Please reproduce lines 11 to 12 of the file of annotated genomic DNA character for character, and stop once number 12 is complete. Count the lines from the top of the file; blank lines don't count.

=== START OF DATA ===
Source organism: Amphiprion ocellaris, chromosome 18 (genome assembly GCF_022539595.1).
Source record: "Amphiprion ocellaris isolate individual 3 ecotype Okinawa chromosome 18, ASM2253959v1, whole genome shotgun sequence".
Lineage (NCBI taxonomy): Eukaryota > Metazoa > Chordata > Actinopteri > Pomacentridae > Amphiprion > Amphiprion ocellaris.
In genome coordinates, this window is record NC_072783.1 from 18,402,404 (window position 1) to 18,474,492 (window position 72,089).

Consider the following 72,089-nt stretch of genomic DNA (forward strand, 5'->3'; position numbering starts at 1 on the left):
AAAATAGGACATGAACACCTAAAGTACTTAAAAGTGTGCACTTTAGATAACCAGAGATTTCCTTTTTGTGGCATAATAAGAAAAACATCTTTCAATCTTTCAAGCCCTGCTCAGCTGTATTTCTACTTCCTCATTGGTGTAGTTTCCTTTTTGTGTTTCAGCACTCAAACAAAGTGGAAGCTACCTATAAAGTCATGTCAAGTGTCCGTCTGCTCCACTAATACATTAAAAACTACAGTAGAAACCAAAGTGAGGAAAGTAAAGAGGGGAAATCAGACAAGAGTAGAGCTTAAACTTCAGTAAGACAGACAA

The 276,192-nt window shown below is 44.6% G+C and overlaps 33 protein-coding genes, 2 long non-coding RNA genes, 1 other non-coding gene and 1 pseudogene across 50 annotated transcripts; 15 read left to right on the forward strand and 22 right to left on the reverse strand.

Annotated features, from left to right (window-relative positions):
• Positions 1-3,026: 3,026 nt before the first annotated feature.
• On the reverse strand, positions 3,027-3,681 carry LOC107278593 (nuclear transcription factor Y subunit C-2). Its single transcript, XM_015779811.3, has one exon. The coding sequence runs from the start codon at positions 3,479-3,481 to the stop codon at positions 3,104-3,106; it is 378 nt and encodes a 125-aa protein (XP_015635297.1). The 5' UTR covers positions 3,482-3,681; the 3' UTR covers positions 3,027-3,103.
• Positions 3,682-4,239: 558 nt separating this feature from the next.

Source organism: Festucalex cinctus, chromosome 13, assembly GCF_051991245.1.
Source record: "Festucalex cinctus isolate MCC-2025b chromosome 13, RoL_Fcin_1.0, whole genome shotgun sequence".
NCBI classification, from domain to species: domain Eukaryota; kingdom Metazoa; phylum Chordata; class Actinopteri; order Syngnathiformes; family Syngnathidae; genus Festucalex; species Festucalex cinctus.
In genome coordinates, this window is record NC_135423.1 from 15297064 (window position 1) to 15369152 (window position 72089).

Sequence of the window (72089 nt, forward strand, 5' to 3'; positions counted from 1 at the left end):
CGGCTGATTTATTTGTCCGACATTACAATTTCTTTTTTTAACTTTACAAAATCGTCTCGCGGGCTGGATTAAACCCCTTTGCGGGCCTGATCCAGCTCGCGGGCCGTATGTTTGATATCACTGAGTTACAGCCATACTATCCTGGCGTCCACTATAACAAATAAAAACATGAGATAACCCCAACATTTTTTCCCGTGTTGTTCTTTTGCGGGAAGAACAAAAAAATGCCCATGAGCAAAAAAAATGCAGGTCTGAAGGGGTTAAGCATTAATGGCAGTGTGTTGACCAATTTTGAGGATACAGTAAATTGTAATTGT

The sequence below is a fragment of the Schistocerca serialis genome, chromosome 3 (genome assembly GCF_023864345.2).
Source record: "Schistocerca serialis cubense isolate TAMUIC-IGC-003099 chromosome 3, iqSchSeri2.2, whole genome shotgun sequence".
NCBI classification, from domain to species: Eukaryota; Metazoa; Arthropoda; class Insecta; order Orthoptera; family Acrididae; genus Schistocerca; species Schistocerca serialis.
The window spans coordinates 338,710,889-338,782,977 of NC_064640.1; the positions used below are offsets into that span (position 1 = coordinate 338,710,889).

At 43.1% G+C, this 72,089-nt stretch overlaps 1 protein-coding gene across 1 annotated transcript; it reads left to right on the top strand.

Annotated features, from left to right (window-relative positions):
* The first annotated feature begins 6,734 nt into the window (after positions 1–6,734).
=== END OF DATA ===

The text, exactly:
• Positions 3,682-4,239: 558 nt separating this feature from the next.

Source organism: Festucalex cinctus, chromosome 13, assembly GCF_051991245.1.